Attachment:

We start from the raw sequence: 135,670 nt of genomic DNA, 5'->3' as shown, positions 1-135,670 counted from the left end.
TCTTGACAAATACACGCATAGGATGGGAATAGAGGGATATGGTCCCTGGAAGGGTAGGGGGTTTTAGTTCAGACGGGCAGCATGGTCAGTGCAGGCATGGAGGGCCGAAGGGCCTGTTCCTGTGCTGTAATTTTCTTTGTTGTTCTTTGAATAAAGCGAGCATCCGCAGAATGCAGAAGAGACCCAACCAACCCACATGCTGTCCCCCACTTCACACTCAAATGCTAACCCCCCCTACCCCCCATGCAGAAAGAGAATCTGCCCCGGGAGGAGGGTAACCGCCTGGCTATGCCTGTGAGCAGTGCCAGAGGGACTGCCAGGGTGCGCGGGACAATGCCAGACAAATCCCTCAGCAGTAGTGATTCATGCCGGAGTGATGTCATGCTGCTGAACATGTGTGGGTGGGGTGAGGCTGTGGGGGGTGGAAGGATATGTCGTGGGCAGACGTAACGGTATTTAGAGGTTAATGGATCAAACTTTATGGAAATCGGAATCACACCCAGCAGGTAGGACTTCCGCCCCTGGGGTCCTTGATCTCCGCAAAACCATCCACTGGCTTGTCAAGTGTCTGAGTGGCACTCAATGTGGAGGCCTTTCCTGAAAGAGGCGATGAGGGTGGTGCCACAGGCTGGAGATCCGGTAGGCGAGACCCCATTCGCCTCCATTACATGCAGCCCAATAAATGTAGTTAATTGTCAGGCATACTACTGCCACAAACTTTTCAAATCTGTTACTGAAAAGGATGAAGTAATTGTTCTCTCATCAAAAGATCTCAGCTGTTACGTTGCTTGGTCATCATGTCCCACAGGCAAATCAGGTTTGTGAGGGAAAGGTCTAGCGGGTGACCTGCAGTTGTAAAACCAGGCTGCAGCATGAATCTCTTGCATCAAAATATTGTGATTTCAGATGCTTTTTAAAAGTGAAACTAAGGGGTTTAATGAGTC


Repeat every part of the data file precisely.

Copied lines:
We start from the raw sequence: 135,670 nt of genomic DNA, 5'->3' as shown, positions 1-135,670 counted from the left end.
TCTTGACAAATACACGCATAGGATGGGAATAGAGGGATATGGTCCCTGGAAGGGTAGGGGGTTTTAGTTCAGACGGGCAGCATGGTCAGTGCAGGCATGGAGGGCCGAAGGGCCTGTTCCTGTGCTGTAATTTTCTTTGTTGTTCTTTGAATAAAGCGAGCATCCGCAGAATGCAGAAGAGACCCAACCAACCCACATGCTGTCCCCCACTTCACACTCAAATGCTAACCCCCCCTACCCCCCATGCAGAAAGAGAATCTGCCCCGGGAGGAGGGTAACCGCCTGGCTATGCCTGTGAGCAGTGCCAGAGGGACTGCCAGGGTGCGCGGGACAATGCCAGACAAATCCCTCAGCAGTAGTGATTCATGCCGGAGTGATGTCATGCTGCTGAACATGTGTGGGTGGGGTGAGGCTGTGGGGGGTGGAAGGATATGTCGTGGGCAGACGTAACGGTATTTAGAGGTTAATGGATCAAACTTTATGGAAATCGGAATCACACCCAGCAGGTAGGACTTCCGCCCCTGGGGTCCTTGATCTCCGCAAAACCATCCACTGGCTTGTCAAGTGTCTGAGTGGCACTCAATGTGGAGGCCTTTCCTGAAAGAGGCGATGAGGGTGGTGCCACAGGCTGGAGATCCGGTAGGCGAGACCCCATTCGCCTCCATTACATGCAGCCCAATAAATGTAGTTAATTGTCAGGCATACTACTGCCACAAACTTTTCAAATCTGTTACTGAAAAGGATGAAGTAATTGTTCTCTCATCAAAAGATCTCAGCTGTTACGTTGCTTGGTCATCATGTCCCACAGGCAAATCAGGTTTGTGAGGGAAAGGTCTAGCGGGTGACCTGCAGTTGTAAAACCAGGCTGCAGCATGAATCTCTTGCATCAAAATATTGTGATTTCAGATGCTTTTTAAAAGTGAAACTAAGGGGTTTAATGAGTC